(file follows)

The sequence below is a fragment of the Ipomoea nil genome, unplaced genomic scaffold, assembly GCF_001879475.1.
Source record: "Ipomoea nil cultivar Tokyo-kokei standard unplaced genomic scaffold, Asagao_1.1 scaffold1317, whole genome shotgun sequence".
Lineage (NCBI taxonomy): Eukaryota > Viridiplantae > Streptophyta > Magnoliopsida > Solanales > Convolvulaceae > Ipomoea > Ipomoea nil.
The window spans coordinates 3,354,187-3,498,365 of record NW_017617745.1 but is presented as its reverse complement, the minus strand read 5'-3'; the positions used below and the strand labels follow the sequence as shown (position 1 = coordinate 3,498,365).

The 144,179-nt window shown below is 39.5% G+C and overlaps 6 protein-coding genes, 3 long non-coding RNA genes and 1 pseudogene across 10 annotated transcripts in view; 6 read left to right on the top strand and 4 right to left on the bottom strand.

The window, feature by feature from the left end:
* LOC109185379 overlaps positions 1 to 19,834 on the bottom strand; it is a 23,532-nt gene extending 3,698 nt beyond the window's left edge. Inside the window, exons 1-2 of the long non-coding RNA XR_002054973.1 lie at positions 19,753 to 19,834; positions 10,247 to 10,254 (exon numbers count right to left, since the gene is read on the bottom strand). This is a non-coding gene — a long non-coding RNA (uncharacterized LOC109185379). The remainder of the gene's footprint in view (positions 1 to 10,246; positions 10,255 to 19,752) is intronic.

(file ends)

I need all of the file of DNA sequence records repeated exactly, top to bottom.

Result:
The sequence below is a fragment of the Ipomoea nil genome, unplaced genomic scaffold, assembly GCF_001879475.1.
Source record: "Ipomoea nil cultivar Tokyo-kokei standard unplaced genomic scaffold, Asagao_1.1 scaffold1317, whole genome shotgun sequence".
Lineage (NCBI taxonomy): Eukaryota > Viridiplantae > Streptophyta > Magnoliopsida > Solanales > Convolvulaceae > Ipomoea > Ipomoea nil.
The window spans coordinates 3,354,187-3,498,365 of record NW_017617745.1 but is presented as its reverse complement, the minus strand read 5'-3'; the positions used below and the strand labels follow the sequence as shown (position 1 = coordinate 3,498,365).

The 144,179-nt window shown below is 39.5% G+C and overlaps 6 protein-coding genes, 3 long non-coding RNA genes and 1 pseudogene across 10 annotated transcripts in view; 6 read left to right on the top strand and 4 right to left on the bottom strand.

The window, feature by feature from the left end:
* LOC109185379 overlaps positions 1 to 19,834 on the bottom strand; it is a 23,532-nt gene extending 3,698 nt beyond the window's left edge. Inside the window, exons 1-2 of the long non-coding RNA XR_002054973.1 lie at positions 19,753 to 19,834; positions 10,247 to 10,254 (exon numbers count right to left, since the gene is read on the bottom strand). This is a non-coding gene — a long non-coding RNA (uncharacterized LOC109185379). The remainder of the gene's footprint in view (positions 1 to 10,246; positions 10,255 to 19,752) is intronic.